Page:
© Karen Hoar | Dreamstime

Scrap yard operators who serve retail customers know how important customer service and clean, easy-to-navigate yards are to jobbers and sellers of small loads. They also know the importance of marketing. Today’s scrap yards have a variety of ways to reach potential customers, from their own websites and smartphone apps to traditional advertising.

Connecting with sellers

Tom Buechel, owner of Rockaway Recycling, Rockaway, New Jersey, created iScrap App. He originally developed it for his own use before rolling it out to the market. “We saw a need to help people find reputable companies,” Buechel says.

Users can visit the iScrap App website, https://iscrapapp.com, or access the app on their smartphones to be directed to area scrap dealers.

“I’ve made enough off using the app to pay for it for 207 more years,” Buechel says of the effect the app has had on his operation. “It’s all about additional exposure in the market.”

Since he took over the company about 10 years ago and rolled out the app seven years ago, Rockaway Recycling has grown from a one-person shop to 12 employees.

Since its launch in 2010, Buechel says the app has been through four major upgrades in response to technology changes and to add features.

“I like the app,” says Barry Bledsoe, general manager at 3 Rivers Iron & Metal, Fairmont, West Virginia. However, he says most of his customers using it are commercial sellers, not jobbers and other retail customers.

Regardless of how customers find a scrap yard, it is important to be responsive to their needs, whether they come in with a roll-off or a pickup truck.

Bledsoe says he likes how the app tells him how many hits he gets each month and how many visitors are new or repeat customers.

Customers coming to 3 Rivers from farther away almost always find the company on iScrap App or on the internet, he adds.

Traditional advertising is another option for connecting with prospects, Bledsoe says, adding that he is sold on billboards, which provide 20,000 impacts per month for a low price. Radio, however, was a loser.

3 Rivers tried two separate radio marketing campaigns: one on a country station and the other on a classic rock station. The company keeps a spreadsheet on all sales, so the scale house knows right away if it is dealing with a new customer and asks how the seller found the yard.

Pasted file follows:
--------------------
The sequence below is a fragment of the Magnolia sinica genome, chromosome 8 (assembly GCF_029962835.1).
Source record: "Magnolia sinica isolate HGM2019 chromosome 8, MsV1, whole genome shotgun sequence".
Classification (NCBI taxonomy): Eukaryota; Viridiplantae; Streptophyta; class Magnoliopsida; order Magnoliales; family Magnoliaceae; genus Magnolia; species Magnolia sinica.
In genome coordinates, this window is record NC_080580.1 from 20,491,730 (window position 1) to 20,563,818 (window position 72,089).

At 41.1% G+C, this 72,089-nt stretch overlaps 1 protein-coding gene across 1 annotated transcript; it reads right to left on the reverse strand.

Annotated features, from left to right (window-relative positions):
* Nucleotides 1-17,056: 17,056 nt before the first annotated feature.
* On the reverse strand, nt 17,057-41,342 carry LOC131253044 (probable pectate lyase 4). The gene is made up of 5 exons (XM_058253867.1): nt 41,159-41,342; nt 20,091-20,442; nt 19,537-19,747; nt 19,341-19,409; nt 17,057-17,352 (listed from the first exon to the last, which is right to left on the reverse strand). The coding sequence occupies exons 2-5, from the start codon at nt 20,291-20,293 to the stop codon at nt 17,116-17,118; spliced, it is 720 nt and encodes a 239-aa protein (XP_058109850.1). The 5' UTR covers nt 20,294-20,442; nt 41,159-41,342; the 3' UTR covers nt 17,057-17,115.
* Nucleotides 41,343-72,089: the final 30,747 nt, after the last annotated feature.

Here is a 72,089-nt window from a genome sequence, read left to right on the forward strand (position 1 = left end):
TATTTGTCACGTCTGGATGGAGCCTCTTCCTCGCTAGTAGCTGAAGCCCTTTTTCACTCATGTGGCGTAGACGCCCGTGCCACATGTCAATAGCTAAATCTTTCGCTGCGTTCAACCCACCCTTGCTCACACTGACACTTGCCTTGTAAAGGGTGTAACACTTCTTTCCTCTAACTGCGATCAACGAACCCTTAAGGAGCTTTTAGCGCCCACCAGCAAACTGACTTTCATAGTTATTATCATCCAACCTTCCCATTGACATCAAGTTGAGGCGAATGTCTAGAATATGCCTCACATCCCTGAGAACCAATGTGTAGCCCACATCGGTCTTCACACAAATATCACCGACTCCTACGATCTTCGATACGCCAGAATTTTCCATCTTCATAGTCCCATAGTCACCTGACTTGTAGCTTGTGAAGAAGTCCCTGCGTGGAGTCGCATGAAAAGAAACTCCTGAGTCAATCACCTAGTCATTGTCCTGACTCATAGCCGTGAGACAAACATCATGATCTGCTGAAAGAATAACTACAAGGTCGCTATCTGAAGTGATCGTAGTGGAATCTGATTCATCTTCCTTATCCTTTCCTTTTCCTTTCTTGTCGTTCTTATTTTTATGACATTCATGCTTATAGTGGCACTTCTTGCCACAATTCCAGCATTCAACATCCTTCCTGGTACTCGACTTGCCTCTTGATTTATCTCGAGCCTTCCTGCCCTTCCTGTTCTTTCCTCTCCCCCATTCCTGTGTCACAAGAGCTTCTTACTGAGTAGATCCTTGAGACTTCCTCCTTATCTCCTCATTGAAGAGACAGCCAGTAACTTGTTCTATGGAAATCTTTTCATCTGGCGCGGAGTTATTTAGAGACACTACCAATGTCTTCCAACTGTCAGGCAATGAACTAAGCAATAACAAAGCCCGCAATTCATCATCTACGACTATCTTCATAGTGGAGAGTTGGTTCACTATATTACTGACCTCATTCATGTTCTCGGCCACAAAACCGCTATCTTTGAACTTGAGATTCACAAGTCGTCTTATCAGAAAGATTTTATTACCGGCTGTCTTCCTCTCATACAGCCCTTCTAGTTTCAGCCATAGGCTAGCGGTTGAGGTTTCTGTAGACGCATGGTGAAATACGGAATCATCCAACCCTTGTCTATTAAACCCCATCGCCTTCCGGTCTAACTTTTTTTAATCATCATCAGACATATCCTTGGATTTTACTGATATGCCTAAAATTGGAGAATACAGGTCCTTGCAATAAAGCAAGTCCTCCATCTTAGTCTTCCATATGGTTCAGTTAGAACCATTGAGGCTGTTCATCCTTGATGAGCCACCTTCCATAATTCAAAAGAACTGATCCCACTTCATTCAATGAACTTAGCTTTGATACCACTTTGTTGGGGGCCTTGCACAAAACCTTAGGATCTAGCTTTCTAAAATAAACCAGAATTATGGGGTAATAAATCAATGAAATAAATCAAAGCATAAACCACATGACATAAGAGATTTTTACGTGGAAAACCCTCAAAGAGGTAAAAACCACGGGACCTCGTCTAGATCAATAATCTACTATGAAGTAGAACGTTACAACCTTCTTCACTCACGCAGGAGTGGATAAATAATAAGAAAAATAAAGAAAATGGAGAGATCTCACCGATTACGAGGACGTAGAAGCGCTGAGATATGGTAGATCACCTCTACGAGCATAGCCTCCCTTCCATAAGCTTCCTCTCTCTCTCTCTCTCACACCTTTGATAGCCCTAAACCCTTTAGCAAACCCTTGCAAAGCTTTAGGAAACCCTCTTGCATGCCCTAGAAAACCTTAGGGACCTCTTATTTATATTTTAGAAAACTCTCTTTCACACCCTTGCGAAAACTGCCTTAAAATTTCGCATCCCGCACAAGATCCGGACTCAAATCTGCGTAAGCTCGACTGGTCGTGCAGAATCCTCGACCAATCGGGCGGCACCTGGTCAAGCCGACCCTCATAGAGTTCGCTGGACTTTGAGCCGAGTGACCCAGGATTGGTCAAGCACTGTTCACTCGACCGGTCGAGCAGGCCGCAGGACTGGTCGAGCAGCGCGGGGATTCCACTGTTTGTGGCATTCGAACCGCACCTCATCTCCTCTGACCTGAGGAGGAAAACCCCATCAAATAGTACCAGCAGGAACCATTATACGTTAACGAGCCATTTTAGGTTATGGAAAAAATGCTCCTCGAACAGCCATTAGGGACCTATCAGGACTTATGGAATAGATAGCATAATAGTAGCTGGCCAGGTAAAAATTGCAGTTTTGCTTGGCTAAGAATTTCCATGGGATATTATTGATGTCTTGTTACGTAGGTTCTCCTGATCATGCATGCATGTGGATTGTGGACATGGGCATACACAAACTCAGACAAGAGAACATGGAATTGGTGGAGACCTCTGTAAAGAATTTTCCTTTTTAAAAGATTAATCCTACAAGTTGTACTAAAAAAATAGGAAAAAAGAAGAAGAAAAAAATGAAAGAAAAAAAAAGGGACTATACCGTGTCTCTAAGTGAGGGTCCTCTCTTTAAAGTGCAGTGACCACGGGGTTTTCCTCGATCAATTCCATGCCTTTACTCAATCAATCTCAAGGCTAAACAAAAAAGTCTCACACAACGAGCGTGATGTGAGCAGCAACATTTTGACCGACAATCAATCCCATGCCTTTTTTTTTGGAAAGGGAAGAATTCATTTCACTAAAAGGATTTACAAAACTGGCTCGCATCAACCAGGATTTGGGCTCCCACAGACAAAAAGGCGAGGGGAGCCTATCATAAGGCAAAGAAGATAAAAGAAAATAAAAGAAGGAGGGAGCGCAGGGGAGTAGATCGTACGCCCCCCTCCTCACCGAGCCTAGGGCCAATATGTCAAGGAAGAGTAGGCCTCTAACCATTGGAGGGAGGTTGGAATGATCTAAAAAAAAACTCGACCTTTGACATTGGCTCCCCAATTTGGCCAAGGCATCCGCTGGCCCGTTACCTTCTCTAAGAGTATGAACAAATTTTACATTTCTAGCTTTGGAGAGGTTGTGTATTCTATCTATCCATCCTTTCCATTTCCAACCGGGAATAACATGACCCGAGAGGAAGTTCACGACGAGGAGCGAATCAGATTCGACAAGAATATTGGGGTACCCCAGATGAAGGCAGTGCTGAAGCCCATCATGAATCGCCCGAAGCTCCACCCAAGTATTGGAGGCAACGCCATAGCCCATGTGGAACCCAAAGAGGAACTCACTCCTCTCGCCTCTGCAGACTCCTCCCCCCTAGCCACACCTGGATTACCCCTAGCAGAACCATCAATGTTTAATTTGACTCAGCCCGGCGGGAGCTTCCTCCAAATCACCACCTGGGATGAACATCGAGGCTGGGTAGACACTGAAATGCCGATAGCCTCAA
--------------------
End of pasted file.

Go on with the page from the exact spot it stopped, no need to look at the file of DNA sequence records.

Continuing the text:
“It was consistent. We only had two new customers per 100 on both stations,” Bledsoe says.

Incentives take many forms

Scrap yard operators offer a number of incentives from coupons to special programs to attract and retain retail customers.

The 3 Rivers website, https://3riversironandmetal.com, notes the company pays cash for most sales up to $50.

Rockaway offers constant specials for customers. “Using iScrap makes it a little easier” for users to keep informed of these specials, Buechel says.

The website for Canton, Ohio-based Slesnick Steel & Recycling, www.slesnick steel.com/recycling/services, offers “daily coupons,” which actually are valid longer. They sweeten the price on items such as aluminum siding, copper and appliances.

3 Rivers’ best small-generator campaign is with nonprofits. The company heavily promotes to scout groups, churches, youth groups and the like, which tell their members to bring their scrap to 3 Rivers and mention the organization at the scales.

Bledsoe explains that the scale house notes that it received 30 pounds of cans from Troop 32. Each seller associated with a nonprofit the company works with gets a statement detailing the item and weight donated and a receipt for tax purposes.

Once per quarter or once per month, Bledsoe says, 3 Rivers tallies the donations for each group and writes a check to each organization. Even though the company might have taken in 20 small lots, it only has to write one check to each organization for the specified time frame. Consolidating check writing saves money and time.

“It is enticing for nonprofits,” Bledsoe says. “There is no work for the organization’s members like there is with selling candy door to door.”

The retail experience

Regarding retail transactions, Bledsoe says, “We are not as competitive on price as we are with our commercial customers. But it is more profitable for us on a per-pound or per-ton basis.”

Some dealers are upfront about the amount they pay peddlers for scrap.

“We post all our prices online,” Buechel says of Rockaway Recycling.

At 3 Rivers, prices for most commodities are listed on its website. The company offers a nickel-per-pound premium for clean, single-grade nonferrous materials weighing more than 100 pounds and delivered in a single load.

Retail and commercial loads follow the same traffic pattern through 3 Rivers’ yard. While he says he would like to have separate lines to reduce wait times, Bledsoe adds, “I don’t have a yard stretcher.”

Rockaway Recycling has separate routes at its yard for commercial and retail customers. “We have separate lines to keep it safe,” according to Buechel.

Regardless of how customers find a scrap yard, it is important to be responsive to their needs, whether they come in with a roll-off or a pickup truck, sources say.

While the strategy might vary from scrap yard to scrap yard, welcoming retail customers can be profitable—for the scrap yard, for the customer and for the environment.

The author is a freelance writer for Recycling Today who is based in Cleveland. He can be contacted at curt@curtharler.com.